The set height of wall cabinets in bathrooms, laundry rooms or craft rooms will be based on the storage purpose of the wall cabinet as well as other cabinets or fixtures that may be below it. For example, an optimal height for a wall cabinet above a front-loading clothes washer is approximately 52-54 inches, with a depth of 15 inches. Tall cabinets such as pantries and utility cabinets are typically 12-24 inches deep and 78-96 inches high (taller dimensions are available for an upcharge) and vary in height depending on the height of the ceiling in the room, the size of the crown molding and items to be stored in the cabinet.
Cabinet doors and drawers come in three primary styles: raised panel, which is considered traditional and can range from simple to ornate; recessed (flat) panel, considered transitional boarding on contemporary depending on the amount of applied molding; and slab, considered contemporary or minimalistic. Mullioned doors are designed for glass or other nonwood inserted panels such as Lumicor or stereo speaker fabric.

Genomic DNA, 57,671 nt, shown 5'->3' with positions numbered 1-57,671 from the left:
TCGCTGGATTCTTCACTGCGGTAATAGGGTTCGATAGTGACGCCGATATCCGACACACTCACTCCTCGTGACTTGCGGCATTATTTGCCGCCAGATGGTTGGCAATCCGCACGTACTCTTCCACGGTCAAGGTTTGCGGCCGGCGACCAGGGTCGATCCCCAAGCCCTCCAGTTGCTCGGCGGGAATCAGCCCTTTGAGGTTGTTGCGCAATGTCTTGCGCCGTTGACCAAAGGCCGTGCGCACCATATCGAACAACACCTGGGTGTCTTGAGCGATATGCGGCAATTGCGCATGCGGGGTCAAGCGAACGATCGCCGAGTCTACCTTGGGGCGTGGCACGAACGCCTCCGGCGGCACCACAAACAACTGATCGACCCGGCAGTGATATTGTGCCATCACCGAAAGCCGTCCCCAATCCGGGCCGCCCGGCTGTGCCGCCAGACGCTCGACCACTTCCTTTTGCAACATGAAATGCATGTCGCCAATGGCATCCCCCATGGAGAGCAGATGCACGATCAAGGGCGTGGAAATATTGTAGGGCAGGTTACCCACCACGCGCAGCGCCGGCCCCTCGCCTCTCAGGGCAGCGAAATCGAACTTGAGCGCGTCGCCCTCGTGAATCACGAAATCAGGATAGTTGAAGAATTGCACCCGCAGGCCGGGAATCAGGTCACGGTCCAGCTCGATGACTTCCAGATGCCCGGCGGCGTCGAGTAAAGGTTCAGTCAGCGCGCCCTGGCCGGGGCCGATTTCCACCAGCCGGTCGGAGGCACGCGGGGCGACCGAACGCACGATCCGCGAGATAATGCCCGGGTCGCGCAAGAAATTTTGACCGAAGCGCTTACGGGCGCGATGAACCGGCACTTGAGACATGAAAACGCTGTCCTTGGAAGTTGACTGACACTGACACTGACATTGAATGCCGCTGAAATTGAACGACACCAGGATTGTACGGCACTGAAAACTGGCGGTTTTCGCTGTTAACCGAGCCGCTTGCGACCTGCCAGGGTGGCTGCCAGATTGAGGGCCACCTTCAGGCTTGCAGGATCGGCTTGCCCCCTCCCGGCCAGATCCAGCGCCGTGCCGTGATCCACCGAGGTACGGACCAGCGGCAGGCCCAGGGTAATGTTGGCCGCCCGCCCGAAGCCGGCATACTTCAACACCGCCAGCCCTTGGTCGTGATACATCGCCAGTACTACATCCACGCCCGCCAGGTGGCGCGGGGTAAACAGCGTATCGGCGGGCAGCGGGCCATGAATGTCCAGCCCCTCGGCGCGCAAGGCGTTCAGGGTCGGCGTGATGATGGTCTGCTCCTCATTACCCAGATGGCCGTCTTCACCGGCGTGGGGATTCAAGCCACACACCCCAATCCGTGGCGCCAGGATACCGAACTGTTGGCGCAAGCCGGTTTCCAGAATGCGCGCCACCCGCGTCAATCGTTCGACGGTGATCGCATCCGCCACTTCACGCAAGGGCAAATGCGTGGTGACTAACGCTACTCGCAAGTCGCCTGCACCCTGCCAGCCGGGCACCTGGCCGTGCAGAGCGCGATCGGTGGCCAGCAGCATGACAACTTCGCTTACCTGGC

When it comes to cabinet finishes, your decision should be based on what makes you happy and fits your budget. Stained-wood cabinets are more budget friendly than painted cabinets (add approximately 12-15 percent to the cabinet cost for paint) due to the labor-intensive process of painting. Keep in mind that painting previously finished cabinets in place rarely delivers a quality, lasting finish.
Wood species run from budget-minded red oak to expensive exotics such as mahogany and figured anigre, with many species and price points in between. Common wood species offered by production cabinet manufacturers (in order of price point) are: red oak, alder, hickory, maple, cherry, white rift-cut oak, mahogany and walnut. It is important to match the durability of the cabinet finishes to your lifestyle to avoid disappointment.